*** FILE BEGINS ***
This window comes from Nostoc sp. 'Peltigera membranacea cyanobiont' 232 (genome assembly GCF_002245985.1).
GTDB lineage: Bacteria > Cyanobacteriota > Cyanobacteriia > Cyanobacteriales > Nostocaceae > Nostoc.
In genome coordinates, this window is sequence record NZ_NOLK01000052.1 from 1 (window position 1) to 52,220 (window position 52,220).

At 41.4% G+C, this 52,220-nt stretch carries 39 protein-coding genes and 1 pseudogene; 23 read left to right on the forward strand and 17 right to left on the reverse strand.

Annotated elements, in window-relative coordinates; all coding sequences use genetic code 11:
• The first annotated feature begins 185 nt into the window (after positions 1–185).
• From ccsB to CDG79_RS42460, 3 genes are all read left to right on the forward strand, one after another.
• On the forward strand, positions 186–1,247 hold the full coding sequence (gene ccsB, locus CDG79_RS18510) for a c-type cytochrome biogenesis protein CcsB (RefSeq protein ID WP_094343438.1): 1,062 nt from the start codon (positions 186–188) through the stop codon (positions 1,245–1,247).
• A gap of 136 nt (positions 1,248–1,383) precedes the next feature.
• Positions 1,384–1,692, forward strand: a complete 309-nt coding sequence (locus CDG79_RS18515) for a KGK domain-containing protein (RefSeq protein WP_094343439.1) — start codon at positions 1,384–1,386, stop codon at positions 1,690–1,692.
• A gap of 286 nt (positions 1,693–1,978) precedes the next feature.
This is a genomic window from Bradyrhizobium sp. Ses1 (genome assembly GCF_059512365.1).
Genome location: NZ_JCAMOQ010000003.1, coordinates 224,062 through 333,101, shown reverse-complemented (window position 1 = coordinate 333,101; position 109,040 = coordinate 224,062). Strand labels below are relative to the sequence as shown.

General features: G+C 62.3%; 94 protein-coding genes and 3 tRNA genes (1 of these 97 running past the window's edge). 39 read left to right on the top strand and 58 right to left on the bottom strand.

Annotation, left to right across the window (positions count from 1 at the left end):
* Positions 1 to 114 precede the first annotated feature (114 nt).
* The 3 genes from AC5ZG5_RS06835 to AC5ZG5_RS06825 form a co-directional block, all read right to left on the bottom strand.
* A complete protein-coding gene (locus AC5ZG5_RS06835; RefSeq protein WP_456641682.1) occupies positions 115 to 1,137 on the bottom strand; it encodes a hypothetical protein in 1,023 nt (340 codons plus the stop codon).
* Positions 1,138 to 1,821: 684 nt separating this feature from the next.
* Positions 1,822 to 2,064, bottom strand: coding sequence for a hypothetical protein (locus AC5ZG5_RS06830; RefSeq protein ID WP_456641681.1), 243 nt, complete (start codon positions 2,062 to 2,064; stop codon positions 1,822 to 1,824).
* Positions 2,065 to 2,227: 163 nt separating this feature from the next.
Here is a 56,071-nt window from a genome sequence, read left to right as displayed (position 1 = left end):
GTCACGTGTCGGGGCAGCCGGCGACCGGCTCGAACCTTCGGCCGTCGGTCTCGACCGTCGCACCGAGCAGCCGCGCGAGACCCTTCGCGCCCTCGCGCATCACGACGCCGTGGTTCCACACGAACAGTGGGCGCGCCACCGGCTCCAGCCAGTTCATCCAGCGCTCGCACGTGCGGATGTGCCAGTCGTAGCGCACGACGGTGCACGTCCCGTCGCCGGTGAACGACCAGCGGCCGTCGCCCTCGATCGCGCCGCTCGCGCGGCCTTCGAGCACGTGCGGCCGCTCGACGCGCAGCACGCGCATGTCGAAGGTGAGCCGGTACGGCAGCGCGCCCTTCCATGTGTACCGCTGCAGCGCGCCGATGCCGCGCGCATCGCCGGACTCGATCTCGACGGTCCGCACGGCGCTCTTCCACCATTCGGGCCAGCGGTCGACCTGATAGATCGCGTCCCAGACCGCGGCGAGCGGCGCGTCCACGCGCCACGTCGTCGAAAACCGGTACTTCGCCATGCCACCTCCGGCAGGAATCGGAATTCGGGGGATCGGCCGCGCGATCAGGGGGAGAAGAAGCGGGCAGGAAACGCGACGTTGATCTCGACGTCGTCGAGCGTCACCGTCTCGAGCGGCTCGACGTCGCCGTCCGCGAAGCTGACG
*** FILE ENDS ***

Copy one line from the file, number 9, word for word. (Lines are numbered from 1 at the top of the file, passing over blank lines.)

• A gap of 136 nt (positions 1,248–1,383) precedes the next feature.